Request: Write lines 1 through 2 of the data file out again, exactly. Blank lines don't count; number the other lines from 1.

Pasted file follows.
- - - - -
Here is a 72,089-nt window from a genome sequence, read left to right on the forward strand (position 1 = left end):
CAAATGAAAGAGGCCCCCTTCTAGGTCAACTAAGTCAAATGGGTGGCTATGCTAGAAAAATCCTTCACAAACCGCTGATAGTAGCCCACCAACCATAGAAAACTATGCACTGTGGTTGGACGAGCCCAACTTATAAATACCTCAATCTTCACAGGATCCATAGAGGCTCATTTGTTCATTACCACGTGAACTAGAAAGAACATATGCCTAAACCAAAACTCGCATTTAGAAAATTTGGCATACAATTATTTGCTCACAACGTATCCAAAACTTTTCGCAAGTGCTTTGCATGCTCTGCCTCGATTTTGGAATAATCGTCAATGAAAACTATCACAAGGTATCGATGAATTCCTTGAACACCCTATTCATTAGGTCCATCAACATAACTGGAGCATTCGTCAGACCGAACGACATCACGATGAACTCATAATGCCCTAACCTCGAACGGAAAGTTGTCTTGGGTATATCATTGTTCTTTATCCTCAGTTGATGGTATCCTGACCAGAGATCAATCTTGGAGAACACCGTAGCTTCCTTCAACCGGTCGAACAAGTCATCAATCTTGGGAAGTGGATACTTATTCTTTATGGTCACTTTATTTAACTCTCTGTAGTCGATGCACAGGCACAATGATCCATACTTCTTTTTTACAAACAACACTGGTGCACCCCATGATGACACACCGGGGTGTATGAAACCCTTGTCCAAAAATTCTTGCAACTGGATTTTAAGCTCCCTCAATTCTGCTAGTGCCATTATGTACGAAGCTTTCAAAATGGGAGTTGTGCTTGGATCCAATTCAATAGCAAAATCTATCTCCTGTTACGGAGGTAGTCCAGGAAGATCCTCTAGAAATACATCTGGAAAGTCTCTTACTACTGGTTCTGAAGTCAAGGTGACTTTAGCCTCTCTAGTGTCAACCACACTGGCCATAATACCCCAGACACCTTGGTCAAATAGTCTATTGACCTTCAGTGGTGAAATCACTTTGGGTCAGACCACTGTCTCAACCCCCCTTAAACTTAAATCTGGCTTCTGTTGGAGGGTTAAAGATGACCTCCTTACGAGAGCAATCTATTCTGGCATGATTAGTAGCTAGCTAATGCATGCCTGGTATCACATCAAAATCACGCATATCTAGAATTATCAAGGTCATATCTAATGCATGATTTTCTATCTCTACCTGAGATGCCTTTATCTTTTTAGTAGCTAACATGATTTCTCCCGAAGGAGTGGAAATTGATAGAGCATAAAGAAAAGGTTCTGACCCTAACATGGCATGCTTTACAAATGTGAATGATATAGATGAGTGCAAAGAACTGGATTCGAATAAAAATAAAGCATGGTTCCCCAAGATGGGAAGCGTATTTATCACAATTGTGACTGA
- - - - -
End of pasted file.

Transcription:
Here is a 72,089-nt window from a genome sequence, read left to right on the forward strand (position 1 = left end):
CAAATGAAAGAGGCCCCCTTCTAGGTCAACTAAGTCAAATGGGTGGCTATGCTAGAAAAATCCTTCACAAACCGCTGATAGTAGCCCACCAACCATAGAAAACTATGCACTGTGGTTGGACGAGCCCAACTTATAAATACCTCAATCTTCACAGGATCCATAGAGGCTCATTTGTTCATTACCACGTGAACTAGAAAGAACATATGCCTAAACCAAAACTCGCATTTAGAAAATTTGGCATACAATTATTTGCTCACAACGTATCCAAAACTTTTCGCAAGTGCTTTGCATGCTCTGCCTCGATTTTGGAATAATCGTCAATGAAAACTATCACAAGGTATCGATGAATTCCTTGAACACCCTATTCATTAGGTCCATCAACATAACTGGAGCATTCGTCAGACCGAACGACATCACGATGAACTCATAATGCCCTAACCTCGAACGGAAAGTTGTCTTGGGTATATCATTGTTCTTTATCCTCAGTTGATGGTATCCTGACCAGAGATCAATCTTGGAGAACACCGTAGCTTCCTTCAACCGGTCGAACAAGTCATCAATCTTGGGAAGTGGATACTTATTCTTTATGGTCACTTTATTTAACTCTCTGTAGTCGATGCACAGGCACAATGATCCATACTTCTTTTTTACAAACAACACTGGTGCACCCCATGATGACACACCGGGGTGTATGAAACCCTTGTCCAAAAATTCTTGCAACTGGATTTTAAGCTCCCTCAATTCTGCTAGTGCCATTATGTACGAAGCTTTCAAAATGGGAGTTGTGCTTGGATCCAATTCAATAGCAAAATCTATCTCCTGTTACGGAGGTAGTCCAGGAAGATCCTCTAGAAATACATCTGGAAAGTCTCTTACTACTGGTTCTGAAGTCAAGGTGACTTTAGCCTCTCTAGTGTCAACCACACTGGCCATAATACCCCAGACACCTTGGTCAAATAGTCTATTGACCTTCAGTGGTGAAATCACTTTGGGTCAGACCACTGTCTCAACCCCCCTTAAACTTAAATCTGGCTTCTGTTGGAGGGTTAAAGATGACCTCCTTACGAGAGCAATCTATTCTGGCATGATTAGTAGCTAGCTAATGCATGCCTGGTATCACATCAAAATCACGCATATCTAGAATTATCAAGGTCATATCTAATGCATGATTTTCTATCTCTACCTGAGATGCCTTTATCTTTTTAGTAGCTAACATGATTTCTCCCGAAGGAGTGGAAATTGATAGAGCATAAAGAAAAGGTTCTGACCCTAACATGGCATGCTTTACAAATGTGAATGATATAGATGAGTGCAAAGAACTGGATTCGAATAAAAATAAAGCATGGTTCCCCAAGATGGGAAGCGTATTTATCACAATTGTGACTGA